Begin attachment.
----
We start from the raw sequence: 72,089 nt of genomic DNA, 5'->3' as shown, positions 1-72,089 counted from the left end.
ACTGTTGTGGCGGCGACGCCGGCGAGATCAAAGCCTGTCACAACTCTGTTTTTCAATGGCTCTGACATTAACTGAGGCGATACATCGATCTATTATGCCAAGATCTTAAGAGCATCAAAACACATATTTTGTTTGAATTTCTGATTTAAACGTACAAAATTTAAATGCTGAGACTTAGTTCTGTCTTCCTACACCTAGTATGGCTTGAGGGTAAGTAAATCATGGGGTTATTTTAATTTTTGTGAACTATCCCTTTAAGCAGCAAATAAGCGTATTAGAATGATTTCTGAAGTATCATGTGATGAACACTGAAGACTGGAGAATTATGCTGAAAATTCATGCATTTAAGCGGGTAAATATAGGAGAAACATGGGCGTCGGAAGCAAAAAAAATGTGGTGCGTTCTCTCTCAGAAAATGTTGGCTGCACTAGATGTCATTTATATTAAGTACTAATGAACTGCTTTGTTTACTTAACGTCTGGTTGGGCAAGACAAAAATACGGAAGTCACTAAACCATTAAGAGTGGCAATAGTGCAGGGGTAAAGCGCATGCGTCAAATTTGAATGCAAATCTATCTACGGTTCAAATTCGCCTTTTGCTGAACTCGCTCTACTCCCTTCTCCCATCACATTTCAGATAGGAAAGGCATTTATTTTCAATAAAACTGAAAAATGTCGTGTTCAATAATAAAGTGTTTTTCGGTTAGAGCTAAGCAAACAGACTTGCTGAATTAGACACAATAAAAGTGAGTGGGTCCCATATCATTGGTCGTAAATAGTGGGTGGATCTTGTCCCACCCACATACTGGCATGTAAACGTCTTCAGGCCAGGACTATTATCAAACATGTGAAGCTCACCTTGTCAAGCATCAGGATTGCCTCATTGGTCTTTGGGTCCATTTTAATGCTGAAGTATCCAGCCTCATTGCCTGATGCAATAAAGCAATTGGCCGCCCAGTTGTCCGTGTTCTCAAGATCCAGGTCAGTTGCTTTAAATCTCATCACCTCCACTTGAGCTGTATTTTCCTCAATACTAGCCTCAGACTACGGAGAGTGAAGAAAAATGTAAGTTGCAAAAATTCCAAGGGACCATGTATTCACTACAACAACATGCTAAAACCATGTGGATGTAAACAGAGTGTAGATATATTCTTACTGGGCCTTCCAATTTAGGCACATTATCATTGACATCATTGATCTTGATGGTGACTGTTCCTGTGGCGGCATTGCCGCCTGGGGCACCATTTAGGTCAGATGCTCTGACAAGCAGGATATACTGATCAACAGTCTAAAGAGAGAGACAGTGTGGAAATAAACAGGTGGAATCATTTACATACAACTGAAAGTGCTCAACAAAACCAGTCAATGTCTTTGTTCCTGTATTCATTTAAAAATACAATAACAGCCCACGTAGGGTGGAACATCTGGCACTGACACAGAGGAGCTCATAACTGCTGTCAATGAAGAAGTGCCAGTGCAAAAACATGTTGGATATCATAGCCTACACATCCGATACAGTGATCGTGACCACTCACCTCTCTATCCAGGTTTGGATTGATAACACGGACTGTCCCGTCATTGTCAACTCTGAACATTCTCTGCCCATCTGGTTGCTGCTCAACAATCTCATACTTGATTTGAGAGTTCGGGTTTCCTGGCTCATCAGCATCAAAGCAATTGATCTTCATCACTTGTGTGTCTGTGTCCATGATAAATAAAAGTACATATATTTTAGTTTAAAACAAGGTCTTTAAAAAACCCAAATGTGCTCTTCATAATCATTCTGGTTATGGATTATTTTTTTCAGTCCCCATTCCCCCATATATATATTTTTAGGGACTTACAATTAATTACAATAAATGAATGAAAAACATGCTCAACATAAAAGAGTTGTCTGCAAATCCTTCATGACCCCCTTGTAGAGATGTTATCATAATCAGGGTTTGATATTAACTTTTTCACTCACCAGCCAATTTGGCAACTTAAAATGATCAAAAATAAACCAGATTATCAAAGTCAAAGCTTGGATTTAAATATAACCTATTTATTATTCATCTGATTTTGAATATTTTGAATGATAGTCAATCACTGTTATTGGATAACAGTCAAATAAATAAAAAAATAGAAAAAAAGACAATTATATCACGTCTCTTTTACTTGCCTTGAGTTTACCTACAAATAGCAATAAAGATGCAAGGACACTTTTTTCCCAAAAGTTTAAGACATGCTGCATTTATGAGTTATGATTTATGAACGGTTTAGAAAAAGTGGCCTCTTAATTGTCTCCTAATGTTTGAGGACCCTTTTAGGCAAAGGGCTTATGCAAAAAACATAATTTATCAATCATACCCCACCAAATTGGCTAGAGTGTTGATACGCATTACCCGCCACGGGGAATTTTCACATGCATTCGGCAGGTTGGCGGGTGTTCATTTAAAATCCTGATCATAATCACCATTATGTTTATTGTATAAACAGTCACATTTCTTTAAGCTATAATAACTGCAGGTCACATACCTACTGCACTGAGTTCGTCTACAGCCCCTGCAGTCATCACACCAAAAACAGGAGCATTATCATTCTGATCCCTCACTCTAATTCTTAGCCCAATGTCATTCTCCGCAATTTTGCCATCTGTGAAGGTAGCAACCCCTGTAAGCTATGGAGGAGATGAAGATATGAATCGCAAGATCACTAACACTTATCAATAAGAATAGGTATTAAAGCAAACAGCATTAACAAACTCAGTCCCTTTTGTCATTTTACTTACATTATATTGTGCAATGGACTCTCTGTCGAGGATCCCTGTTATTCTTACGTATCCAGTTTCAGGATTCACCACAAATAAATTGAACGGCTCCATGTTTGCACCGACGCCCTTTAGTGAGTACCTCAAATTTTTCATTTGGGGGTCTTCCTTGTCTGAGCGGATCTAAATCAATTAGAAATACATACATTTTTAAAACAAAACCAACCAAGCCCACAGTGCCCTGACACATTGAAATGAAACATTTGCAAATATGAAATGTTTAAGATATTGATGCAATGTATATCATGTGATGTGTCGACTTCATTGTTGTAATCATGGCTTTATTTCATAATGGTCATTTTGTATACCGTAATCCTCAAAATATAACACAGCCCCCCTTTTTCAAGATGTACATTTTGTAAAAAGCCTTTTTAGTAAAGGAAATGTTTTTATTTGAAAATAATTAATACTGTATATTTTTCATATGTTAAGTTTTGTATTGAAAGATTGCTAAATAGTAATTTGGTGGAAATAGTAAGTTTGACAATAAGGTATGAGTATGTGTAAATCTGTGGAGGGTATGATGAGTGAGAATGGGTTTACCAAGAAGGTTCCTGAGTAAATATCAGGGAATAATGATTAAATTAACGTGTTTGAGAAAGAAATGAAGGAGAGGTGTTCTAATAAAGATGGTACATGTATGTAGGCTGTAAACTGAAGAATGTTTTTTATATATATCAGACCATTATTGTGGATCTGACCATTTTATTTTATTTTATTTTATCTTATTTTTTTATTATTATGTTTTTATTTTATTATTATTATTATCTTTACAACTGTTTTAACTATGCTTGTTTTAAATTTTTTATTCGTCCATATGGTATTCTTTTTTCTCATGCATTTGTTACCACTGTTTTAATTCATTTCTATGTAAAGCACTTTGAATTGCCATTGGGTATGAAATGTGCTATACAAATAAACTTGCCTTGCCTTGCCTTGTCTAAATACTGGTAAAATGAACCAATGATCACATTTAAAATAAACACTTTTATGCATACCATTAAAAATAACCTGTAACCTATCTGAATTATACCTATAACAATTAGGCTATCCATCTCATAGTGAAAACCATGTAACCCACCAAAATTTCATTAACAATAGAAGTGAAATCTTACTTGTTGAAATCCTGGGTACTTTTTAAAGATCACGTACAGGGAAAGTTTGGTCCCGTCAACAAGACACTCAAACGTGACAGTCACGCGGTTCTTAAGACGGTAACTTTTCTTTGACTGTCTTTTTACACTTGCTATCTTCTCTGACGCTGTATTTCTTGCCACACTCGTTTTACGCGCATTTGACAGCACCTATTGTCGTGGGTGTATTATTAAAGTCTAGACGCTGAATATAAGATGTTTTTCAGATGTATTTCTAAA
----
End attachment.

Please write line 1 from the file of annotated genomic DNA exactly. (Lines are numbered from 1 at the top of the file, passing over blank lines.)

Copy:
We start from the raw sequence: 72,089 nt of genomic DNA, 5'->3' as shown, positions 1-72,089 counted from the left end.